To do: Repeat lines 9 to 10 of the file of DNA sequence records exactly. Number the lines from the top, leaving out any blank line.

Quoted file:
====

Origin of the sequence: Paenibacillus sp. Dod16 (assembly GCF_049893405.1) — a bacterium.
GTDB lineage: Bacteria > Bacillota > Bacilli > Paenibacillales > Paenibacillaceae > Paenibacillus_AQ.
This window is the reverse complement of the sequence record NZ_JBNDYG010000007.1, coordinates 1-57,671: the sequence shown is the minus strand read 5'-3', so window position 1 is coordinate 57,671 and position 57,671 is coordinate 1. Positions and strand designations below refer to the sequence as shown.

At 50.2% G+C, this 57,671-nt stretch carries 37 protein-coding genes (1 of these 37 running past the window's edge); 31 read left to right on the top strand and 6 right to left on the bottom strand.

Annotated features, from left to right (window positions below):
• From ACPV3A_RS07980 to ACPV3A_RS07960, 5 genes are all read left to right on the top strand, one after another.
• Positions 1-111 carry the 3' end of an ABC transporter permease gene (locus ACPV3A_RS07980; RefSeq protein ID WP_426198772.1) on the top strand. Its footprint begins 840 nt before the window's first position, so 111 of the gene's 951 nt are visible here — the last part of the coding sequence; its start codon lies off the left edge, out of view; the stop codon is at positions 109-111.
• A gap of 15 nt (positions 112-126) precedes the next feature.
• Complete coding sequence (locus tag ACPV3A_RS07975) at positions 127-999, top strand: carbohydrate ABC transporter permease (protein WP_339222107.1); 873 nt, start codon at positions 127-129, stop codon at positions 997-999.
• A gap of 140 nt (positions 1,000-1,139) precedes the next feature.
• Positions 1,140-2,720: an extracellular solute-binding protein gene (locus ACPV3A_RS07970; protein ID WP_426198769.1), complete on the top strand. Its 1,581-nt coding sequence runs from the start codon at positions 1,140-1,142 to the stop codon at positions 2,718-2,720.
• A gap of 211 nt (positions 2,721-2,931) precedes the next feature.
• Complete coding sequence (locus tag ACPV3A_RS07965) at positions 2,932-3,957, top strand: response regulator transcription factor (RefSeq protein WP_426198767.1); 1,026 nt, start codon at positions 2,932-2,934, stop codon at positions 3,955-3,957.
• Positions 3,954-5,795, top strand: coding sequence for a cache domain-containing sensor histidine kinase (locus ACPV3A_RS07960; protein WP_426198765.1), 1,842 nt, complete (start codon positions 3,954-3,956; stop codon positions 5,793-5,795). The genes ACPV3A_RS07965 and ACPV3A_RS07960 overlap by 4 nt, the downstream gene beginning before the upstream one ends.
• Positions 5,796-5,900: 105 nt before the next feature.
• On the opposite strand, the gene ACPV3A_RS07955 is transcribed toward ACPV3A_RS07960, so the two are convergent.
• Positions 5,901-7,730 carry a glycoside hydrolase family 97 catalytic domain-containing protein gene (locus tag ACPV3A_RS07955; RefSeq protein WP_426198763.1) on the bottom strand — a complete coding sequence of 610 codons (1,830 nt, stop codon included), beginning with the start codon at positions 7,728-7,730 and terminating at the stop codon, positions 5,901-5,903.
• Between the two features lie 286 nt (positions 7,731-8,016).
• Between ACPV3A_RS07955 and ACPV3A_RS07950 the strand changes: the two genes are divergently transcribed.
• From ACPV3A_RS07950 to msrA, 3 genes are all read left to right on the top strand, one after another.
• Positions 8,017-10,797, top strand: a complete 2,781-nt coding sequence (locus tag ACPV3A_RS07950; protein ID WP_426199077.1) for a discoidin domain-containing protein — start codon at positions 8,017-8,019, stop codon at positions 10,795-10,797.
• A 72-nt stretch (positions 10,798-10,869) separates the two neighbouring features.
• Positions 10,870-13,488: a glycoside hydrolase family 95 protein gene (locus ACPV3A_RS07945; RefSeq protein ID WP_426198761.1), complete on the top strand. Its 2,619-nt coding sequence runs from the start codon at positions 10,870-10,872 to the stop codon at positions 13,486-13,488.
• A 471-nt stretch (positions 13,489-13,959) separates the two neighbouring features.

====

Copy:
• Complete coding sequence (locus tag ACPV3A_RS07975) at positions 127-999, top strand: carbohydrate ABC transporter permease (protein WP_339222107.1); 873 nt, start codon at positions 127-129, stop codon at positions 997-999.
• A gap of 140 nt (positions 1,000-1,139) precedes the next feature.